Stilgherrian’s links for 22 October 2009 through 27 October 2009, published after far too long a break. I really, really do need to work out a better way of doing this…
- Nature Child | San Juan Islander: “According to family studies professor, Sandra Hofferth of the University of Maryland, there was a 50% decline between 1997 to 2003 in the proportion of children 9 to 12 who spent time in outdoor activities (hiking, walking, fishing, beach play and gardening).”
- FreeRangeKids: “At Free Range, we believe in safe kids. We believe in helmets, car seats and safety belts. We do NOT believe that every time school age children go outside, they need a security detail.”
- How far did you roam as a child? | Watershed: Educator John Larkin continues the thoughts about wrapping our kids in cotton wool.
- How children lost the right to roam in four generations | Mail Online: In 1919, an 8yo was allowed to walk six miles to go fishing. Today, an 8yo isn’t allowed past the end of the street without parental escort. This article from 2007 triggered many thoughts, and I’ve glad I found it again.
- Forget the young pretenders, Humans 1.0 can lead the way | The Observer: John Naughton riffs off the idea that teenagers don’t know everything and some parts of cyberspace (ugh!) are teenager-free. Although the article then says that “only” 11% of Twitter’s users are under 17 years old. And what proportion of the literate population is under 17yo? 11%? More? Less?
- Podcasting Equipment Guide (2009) | Hivelogic: A nice guide to the tools needed to podcast on a budget. Yes, there’s a reason I’m looking at this. Stay tuned, as they say.
- Senate Select Committee on the National Broadband Network | Parliament of Australia: Full transcripts of the Senate Select Committee on the National Broadband Network public hearings, which I’m tagging for my own reference later.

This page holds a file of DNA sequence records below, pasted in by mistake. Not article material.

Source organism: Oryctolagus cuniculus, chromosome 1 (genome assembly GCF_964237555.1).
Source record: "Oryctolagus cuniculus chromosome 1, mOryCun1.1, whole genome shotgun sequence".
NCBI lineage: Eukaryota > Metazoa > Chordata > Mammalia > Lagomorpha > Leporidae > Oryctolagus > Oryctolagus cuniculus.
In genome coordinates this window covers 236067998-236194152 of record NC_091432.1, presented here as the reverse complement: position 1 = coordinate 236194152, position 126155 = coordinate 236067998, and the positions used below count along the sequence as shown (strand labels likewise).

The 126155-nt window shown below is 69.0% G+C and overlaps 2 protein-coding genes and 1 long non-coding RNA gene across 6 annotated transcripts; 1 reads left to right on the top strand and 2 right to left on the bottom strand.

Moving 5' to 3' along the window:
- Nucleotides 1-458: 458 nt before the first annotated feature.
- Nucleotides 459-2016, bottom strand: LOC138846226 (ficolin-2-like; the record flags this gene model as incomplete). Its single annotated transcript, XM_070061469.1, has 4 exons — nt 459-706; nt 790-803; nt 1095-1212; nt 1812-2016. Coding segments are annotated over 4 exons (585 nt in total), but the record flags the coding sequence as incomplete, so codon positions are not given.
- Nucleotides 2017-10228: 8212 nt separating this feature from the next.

- What Information is “Personally Identifiable”? | Electronic Frontier Foundation: Gender, ZIP code and birth date are enough to uniquely identify about 87% of the US population. This has massive implications for publishing data sets, and for privacy policies that claim not to collect “personally identifiable” information.
- Nine News twittered by seagull | TV Tonight: It’s nothing to do with Twitter, but there is a seagull. A very big seagull.
- Apology for singing shop worker | BBC News: Shop assistant Sandra Burt, 56, from Clackmannanshire, was threatened with a fine for singing without a license by the Performing Right Society. However they’ve now apologised and sent flowers.
- Online Ads Not Working for You? Blame the Creative | Advertising Age: A study by Dynamic Logic says that obsession about optimisation and placement is less important.
- We can’t turn back the tide of internet piracy, says TV boss | Herald Scotland: “Internet piracy is merely demand where appropriate supply does not exist,” says the commissioning editor for education at the UK’s Channel 4.
- Court tweets sustained but paper still lurks | ZDNet Australia: Liam Tung, who tweeted from the AFACT v iiNet trial in the Federal Court of Australia in Sydney, reflects on the gaps in courtroom IT.
- Beats and Tweets: Journalistic Guidelines for the Facebook Era | NPR: Yet another exploration of ethics an journalism. One point in here I really do not like, though: “You must not advocate for political or other polarizing issues online. This extends to joining online groups or using social media in any form (including your Facebook page or a personal blog) to express personal views on a political or other controversial issue that you could not write for the air or post on NPR.org.” Sorry? Work for NPR and you lose your right to participate in democracy?